In our last lesson we began a new module on the logistics of futures trading, with a look at the 4 different components which make up the price of a futures contract. In today's lesson we are going to continue this discussion with a look at something which is known as the futures curve, and the two different types of futures curves.
As we learned about in yesterday's lesson the price of a futures contract reflects the spot price, the risk free rate of return, storage costs, and something which is known as a convenience yield. As the risk free rate of return and storage costs are both generally larger the further you go out into time, for most futures contracts price also increases the further you go out in time. As an example, this lesson was produced in February of 09, and today's prices for Cotton Futures are as follows:
March 09 Contract: $.4279
June 09 Contract: $.4360
July 09 Contract: $.4490
October 09 Contract: $.4773
December 09 Contract: $.4919
As you can see here, the price of the futures contract increases the further out in time we go, reflecting the fact that storage costs and the risk free rate of return also increase the further out in time one goes. As we can also see here, if we plot these prices in a graph it is upward sloping. An upward sloping futures curve as we have just constructed using cotton futures prices, is what is referred to as a Normal Curve, or Normal Market. As we also discussed in our last lesson, as futures contracts move closer to their settlement date, price converges to the spot price for the underlying instrument. Because, in this example, the futures prices are above the spot price, the futures will converge towards the spot price from above. This process of prices converging towards the cash market from above is known as Contango, which is why you will often here normal markets also referred to as being "in Contango".
Now lets pretend for a second that there is a big fire at one of the Cotton warehouses that holds a decent sized percentage of the cotton that is currently available for sale. As a decent sized chunk of the cotton currently available for sale has just been destroyed, this creates a shortage of Cotton. As the basic laws of supply and demand show, anytime you have a decrease in supply and demand stays constant, price should rise. As the fire that destroyed the cotton is presumably a one time event however, it also makes logical sense that the supply disruption should affect the prices of the futures contracts which are closest to settlement the greatest, and the ones farthest away the least. A situation where there is a near term supply shortage such as the one we have just described, can cause the prices of the contracts closest to settlement, to rise above the contracts furthest away from settlement, which would look something like the following:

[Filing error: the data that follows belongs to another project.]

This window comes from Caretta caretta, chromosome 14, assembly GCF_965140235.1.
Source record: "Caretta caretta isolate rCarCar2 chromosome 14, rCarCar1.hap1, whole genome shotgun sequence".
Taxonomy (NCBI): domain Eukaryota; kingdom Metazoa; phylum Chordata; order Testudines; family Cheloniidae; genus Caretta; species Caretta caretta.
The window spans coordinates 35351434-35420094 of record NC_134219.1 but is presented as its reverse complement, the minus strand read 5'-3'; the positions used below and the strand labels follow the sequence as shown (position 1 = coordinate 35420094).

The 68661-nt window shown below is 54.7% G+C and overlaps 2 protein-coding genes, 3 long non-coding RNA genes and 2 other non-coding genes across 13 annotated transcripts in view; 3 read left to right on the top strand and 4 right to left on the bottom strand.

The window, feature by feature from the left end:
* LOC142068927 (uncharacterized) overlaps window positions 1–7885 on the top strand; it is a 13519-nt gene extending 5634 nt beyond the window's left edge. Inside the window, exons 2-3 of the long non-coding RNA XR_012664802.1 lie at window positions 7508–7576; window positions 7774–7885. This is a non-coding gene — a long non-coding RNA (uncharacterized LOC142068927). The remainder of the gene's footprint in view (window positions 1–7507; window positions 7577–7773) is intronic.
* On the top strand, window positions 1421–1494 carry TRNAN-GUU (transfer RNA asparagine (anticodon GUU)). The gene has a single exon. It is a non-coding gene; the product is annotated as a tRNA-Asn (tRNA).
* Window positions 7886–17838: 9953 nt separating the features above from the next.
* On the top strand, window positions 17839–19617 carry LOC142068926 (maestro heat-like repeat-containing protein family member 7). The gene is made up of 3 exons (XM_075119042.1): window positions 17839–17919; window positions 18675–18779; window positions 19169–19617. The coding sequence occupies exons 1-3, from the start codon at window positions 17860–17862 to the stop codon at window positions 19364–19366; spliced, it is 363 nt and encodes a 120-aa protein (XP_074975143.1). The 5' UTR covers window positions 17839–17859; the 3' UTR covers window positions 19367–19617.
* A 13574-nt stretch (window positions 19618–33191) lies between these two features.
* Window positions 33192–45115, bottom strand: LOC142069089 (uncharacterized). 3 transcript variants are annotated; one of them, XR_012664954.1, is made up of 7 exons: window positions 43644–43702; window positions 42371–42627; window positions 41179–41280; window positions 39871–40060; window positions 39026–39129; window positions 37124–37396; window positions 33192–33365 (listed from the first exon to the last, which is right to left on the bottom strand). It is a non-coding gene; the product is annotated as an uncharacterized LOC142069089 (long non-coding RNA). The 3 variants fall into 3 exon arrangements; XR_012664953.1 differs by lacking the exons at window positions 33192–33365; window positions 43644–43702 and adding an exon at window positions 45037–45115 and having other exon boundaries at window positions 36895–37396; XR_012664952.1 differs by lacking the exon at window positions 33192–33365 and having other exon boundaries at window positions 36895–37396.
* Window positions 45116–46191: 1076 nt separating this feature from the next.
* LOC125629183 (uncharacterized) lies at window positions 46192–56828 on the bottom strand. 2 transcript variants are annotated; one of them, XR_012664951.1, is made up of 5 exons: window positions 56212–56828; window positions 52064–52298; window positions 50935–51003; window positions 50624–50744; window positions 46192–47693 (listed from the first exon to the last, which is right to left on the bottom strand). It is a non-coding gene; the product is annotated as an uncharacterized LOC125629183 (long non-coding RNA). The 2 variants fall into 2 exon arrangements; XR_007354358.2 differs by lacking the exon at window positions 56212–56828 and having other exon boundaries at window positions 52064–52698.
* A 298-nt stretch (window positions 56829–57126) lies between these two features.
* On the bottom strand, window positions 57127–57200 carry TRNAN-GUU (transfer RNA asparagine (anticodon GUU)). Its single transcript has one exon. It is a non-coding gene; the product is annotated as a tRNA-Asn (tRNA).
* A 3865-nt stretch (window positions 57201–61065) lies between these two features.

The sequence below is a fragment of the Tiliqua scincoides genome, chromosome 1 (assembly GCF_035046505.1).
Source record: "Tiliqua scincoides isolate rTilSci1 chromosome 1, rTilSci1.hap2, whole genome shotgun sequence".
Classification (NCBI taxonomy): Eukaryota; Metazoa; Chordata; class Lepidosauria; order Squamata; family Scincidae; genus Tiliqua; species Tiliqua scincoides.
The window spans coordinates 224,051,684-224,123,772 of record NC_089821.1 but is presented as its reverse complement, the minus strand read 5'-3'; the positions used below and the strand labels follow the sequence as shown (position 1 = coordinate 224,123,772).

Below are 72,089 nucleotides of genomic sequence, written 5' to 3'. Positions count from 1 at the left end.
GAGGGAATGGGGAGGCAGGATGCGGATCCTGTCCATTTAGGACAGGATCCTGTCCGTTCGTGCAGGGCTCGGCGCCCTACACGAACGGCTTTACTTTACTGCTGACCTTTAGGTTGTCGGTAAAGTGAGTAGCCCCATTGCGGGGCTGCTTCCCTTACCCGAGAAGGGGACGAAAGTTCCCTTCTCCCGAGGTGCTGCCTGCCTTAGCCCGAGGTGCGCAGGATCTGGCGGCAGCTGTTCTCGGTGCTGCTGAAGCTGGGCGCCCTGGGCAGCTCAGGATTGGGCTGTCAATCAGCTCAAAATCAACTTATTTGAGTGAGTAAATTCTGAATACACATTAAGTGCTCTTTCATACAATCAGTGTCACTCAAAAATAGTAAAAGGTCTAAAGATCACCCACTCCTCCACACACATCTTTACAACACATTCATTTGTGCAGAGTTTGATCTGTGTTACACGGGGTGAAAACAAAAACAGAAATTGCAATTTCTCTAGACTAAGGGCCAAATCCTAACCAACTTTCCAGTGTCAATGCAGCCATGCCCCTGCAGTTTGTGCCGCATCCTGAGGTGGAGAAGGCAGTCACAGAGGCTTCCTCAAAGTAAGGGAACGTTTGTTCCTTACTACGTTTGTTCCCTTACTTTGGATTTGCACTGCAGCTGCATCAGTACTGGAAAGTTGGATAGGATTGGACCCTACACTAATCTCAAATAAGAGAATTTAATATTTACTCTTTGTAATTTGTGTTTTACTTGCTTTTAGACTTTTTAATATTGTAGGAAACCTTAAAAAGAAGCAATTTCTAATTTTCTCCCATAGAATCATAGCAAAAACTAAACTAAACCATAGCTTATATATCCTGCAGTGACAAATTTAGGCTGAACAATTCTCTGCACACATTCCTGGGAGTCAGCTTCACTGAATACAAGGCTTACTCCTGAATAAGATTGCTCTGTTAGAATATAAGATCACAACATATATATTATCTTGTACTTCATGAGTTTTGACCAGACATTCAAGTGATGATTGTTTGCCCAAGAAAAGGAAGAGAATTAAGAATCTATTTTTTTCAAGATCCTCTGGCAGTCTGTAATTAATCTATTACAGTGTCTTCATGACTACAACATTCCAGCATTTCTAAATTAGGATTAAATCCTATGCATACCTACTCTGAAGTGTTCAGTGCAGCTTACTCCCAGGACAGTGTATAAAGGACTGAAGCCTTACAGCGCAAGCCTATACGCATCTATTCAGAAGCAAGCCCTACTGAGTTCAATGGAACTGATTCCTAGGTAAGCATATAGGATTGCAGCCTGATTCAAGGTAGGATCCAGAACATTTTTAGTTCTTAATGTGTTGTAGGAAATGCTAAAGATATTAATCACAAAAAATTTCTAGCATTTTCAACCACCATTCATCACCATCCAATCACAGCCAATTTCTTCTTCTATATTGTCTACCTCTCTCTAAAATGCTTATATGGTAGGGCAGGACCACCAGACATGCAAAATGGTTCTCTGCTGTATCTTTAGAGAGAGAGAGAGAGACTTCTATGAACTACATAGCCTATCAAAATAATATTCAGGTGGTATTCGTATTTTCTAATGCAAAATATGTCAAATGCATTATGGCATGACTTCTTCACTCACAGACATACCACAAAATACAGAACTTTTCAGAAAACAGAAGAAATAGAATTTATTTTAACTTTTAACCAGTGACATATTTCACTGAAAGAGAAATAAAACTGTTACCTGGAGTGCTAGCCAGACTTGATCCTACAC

March 09 Contract: $55.00
June 09 Contract: $53.50
July 09 Contract: $52.00
October 09 Contract: $51.00
December 09 Contract: $49.19
When we plot these prices on a graph, instead of being an upward sloping or normal market, this market is now downward sloping. Like upward sloping markets are called normal markets, downward sloping markets are called inverted markets. In this example, because prices for futures are below the current spot price, the futures prices will converge towards the spot price from below as we move closer to settlement. The process of prices moving towards the spot price from below is what is known as backwardation, which is why you will also here inverted markets referred to as being "in backwardation".
That's our lesson for today. You should now have a basic understanding of the terms normal market, inverted market, contango, and backwardation. In our next lesson we will continue our look at what the relative prices of futures contracts with differing settlement dates can tell us about the market, so I hope to see you then. As always if there are any questions or comments please leave them in the comments section below, and good luck with your trading!
Links to Help You Learn About Contango, Backwardation, and the Futures Curve
Contango Vs. Normal Backwardation
Contango - Wikipedia, the free encyclopedia
Futures Curves - Magic's Blog